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Greece

March 13 - 21, 2015


Registration Deadline:

 CLOSED


Course:

ISCI 104:

Science Connections, 3 credits


Prerequisite:

Good Academic Standing.


Cost: $2,895 per person.  

CIE Scholarships:

A limited number of $400 scholarships are available to matriculated CCSU students.


Program Director:

Prof. Stanislav Kurkovsky

Computer Science Department

(860) 832-2720, Kurkovsky@ccsu.edu


Making Science Connections Abroad

Not a single scientific discovery was made in isolation without preceding  research work conducted  in various fields. Everyone would agree that the invention of the electric motor would have been impossible without previous studies in electricity and magnetism. However, there are many precursors, studies, and inventions leading up to the discovery of electricity and magnetism that reach far beyond physics. In fact, this discovery can be traced directly to one of the earliest areas of scientific inquiry - astronomy. The history of scientific progress has plenty of similar connections linking seemingly unrelated areas of science and technology together in a chain of discoveries leading to a single scientific breakthrough. For example, none of the modern advances in computing and information technology would have been possible without the invention of Jacquard loom, which revolutionized the textile industry at the beginning of the 19th century. The invention of the Jacquard loom itself would not have been possible without the invention of the camshaft by the ancient Greeks who used it in water-powered stamp mills.


This course will present students with an interdisciplinary view on the process of scientific progress with the help of a number of case studies. Each case study will trace a chain of scientific discoveries and technological breakthroughs spanning a diverse range of disciplines, including physics, astronomy, chemistry, engineering, and computing. Students will examine how scientific method was used in the process of experimentation leading up to many of these discoveries. Each case study will also illustrate the impact of scientific innovation on our everyday lives and experiences.


This course will culminate with a trip to Greece during the 2015 Spring Break. Achievement of ancient Greeks provided the foundation of Western civilization. Greek influence spans human rights, democracy, philosophy, arts, and architecture, as well as mathematics, physics, and astronomy. Greek theories from the 5th century B.C. described the planets and their movements. Aristotle, a Greek philosopher-scientist who lived in the 4th century B.C., wrote the first books about physics and laid the foundation for empirical science, a precursor to the scientific method developed over a millennium later. Eratosthenes, who lived in the 3rd century B.C., used principles of physics and mathematics to estimate the measurement of the Earth's circumference. Around the same time, Archimedes observed that placing a solid object underwater will displace an amount of water that matches the object’s weight. During the trip, students will visit the sites, museums, and locations associated with these and other achievements of Ancient Greece. Students in this course will visit the Acropolis and other sites in Athens, the ruins of Delphi, island of Aegina, and participate in many other cultural activities without which such a trip would not be complete.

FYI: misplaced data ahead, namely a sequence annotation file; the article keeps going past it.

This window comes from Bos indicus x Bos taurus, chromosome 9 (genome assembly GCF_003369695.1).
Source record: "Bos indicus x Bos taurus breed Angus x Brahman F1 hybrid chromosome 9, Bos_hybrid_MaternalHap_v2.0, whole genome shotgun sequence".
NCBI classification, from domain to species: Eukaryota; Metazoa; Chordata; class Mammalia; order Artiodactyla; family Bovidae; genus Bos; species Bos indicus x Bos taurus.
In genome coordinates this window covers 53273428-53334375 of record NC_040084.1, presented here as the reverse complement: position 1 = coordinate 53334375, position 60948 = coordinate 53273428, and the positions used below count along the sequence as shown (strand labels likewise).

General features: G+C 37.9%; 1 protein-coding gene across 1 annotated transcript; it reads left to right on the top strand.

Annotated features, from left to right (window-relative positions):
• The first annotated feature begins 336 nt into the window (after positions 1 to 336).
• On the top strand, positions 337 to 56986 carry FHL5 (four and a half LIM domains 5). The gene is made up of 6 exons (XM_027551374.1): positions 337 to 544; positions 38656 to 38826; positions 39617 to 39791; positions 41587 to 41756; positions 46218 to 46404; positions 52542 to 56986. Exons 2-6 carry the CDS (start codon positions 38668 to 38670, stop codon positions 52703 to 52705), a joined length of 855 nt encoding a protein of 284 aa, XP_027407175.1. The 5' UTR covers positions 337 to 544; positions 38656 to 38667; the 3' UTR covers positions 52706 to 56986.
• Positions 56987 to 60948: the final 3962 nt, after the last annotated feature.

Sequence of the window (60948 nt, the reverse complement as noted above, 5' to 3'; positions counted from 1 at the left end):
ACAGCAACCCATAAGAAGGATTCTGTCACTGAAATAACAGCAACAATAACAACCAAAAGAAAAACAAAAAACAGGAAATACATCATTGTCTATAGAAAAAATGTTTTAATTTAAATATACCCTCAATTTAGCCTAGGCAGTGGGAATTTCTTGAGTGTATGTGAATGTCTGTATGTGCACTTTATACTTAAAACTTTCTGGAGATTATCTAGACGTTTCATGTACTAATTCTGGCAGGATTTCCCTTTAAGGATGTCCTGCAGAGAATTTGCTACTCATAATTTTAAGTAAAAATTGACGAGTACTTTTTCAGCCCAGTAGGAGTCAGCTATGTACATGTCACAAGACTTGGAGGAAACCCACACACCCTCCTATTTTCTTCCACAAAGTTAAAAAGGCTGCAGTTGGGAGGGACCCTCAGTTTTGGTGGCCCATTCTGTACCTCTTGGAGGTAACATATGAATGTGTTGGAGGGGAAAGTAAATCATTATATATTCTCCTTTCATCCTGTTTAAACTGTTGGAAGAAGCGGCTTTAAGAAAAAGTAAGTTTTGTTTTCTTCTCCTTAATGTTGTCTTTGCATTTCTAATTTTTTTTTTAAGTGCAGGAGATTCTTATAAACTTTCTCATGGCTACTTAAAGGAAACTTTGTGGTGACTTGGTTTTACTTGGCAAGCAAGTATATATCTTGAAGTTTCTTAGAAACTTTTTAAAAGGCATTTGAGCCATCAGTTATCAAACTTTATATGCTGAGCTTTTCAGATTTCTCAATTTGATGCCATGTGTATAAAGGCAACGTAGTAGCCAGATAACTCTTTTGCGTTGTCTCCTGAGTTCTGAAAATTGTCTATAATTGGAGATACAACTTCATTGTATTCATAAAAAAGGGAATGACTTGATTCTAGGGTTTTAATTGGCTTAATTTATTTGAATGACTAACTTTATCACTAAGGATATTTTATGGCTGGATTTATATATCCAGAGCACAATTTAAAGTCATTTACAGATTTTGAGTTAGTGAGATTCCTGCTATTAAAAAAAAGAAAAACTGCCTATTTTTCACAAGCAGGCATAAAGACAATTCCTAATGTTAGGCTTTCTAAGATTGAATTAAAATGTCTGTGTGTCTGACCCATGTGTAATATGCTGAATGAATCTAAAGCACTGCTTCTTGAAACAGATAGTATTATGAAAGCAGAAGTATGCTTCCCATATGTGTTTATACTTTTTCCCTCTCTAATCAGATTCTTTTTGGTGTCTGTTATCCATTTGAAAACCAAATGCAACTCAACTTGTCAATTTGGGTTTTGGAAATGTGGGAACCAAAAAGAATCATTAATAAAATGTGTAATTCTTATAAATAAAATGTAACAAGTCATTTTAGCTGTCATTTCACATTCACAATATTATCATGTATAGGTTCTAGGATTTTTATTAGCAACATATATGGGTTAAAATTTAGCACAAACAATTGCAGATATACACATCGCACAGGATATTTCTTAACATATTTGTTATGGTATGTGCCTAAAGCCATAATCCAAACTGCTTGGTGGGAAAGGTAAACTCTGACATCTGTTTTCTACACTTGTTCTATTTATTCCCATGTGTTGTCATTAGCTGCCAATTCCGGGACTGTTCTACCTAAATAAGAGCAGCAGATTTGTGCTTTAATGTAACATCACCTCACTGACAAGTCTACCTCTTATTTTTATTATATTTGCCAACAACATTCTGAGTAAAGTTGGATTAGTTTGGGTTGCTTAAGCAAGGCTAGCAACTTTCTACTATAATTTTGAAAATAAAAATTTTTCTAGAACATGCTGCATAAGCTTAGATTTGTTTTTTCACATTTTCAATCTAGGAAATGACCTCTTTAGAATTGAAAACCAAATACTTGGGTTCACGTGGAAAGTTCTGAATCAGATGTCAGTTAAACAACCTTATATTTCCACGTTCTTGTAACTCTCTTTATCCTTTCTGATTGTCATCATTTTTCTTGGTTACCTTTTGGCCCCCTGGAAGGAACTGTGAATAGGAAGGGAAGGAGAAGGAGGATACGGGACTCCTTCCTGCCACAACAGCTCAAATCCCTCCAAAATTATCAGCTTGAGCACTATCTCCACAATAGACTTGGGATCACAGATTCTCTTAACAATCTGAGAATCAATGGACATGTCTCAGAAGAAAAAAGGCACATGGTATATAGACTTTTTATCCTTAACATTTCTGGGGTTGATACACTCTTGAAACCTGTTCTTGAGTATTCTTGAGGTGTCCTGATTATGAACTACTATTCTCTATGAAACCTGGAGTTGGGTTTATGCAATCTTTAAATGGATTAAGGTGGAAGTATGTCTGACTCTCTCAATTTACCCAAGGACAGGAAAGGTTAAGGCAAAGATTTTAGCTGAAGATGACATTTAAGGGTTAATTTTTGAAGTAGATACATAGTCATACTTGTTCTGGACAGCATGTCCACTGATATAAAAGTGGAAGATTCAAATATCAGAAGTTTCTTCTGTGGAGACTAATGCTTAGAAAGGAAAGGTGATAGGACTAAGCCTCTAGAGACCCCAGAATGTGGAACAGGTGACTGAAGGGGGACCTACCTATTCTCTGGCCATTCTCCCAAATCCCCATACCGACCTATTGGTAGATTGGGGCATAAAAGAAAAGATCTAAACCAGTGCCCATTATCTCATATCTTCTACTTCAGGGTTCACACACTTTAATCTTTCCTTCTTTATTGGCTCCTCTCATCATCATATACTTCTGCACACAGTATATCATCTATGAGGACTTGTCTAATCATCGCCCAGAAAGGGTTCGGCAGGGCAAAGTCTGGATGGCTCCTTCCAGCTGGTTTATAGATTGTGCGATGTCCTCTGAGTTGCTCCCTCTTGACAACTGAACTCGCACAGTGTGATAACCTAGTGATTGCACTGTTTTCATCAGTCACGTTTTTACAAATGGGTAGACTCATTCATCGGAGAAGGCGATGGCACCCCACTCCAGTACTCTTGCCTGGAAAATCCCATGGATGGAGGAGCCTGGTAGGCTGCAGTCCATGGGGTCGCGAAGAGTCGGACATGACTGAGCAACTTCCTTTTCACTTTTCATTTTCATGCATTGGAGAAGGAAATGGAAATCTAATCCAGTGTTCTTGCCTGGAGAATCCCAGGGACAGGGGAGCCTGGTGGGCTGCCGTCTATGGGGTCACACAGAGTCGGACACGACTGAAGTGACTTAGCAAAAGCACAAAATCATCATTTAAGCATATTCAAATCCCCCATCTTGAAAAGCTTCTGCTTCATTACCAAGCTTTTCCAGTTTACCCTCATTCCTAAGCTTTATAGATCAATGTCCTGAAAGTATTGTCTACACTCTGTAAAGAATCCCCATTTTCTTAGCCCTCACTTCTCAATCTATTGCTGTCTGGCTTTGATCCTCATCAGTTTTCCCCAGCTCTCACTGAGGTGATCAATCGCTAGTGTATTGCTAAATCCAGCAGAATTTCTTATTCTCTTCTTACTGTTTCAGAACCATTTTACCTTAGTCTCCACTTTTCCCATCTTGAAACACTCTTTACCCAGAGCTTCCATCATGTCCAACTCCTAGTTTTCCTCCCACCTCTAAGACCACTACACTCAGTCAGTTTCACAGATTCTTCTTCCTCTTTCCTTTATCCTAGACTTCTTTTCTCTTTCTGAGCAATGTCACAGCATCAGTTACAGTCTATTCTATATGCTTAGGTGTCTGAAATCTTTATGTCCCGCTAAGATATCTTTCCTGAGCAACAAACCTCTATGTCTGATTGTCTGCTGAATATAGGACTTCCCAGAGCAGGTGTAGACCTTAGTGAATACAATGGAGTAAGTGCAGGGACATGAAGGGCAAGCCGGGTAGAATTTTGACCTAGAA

Registration Information and Program Costs

The cost of the travel program includes round-trip airport transfers in the U.S. and abroad, economy-class international airfare, multiple-occupancy accommodations, some meals and ground transportation and entrance fees to all required site visits. All personal expenses (i.e., some meals, medical, souvenirs, laundry, telephone, etc.) are at additional cost.

Connecticut Reciprocity Program

Under the terms of the State College/University Reciprocity Program, full-time students (graduate and undergraduate) may, in certain circumstances, take courses at another state college or university without paying additional tuition. This policy is applicable to students attending Connecticut State College and University System Institutions registering for spring Course Abroad programs offered by CCSU.

To request consideration under the Reciprocity Program, visit the Registrar’s Office (or the Registrar’s website) on your home campus to obtain a copy of the appropriate Request for Reciprocity form. Complete the form and submit it to your home campus’s Registrar for review and approval. After the form has been approved by the home campus Registrar, you can submit it to the CCSU Registrar’s Office at the time of registration for the coursework connected with the Course Abroad Program. The Registrar will process your course registration and forward your approved Reciprocity Agreement to the CCSU Bursar, who will waive the course tuition and registration fees for the program. The CIE Travel Program fee is not waivable under the Reciprocity Program.


Fulfillment of the University's International Requirement:

All credits earned overseas on a CCSU-sponsored study abroad program, including courses offered in conjunction with Course Abroad programs, automatically receive "I Designation" and count toward fulfillment of the University's General Education International Requirement.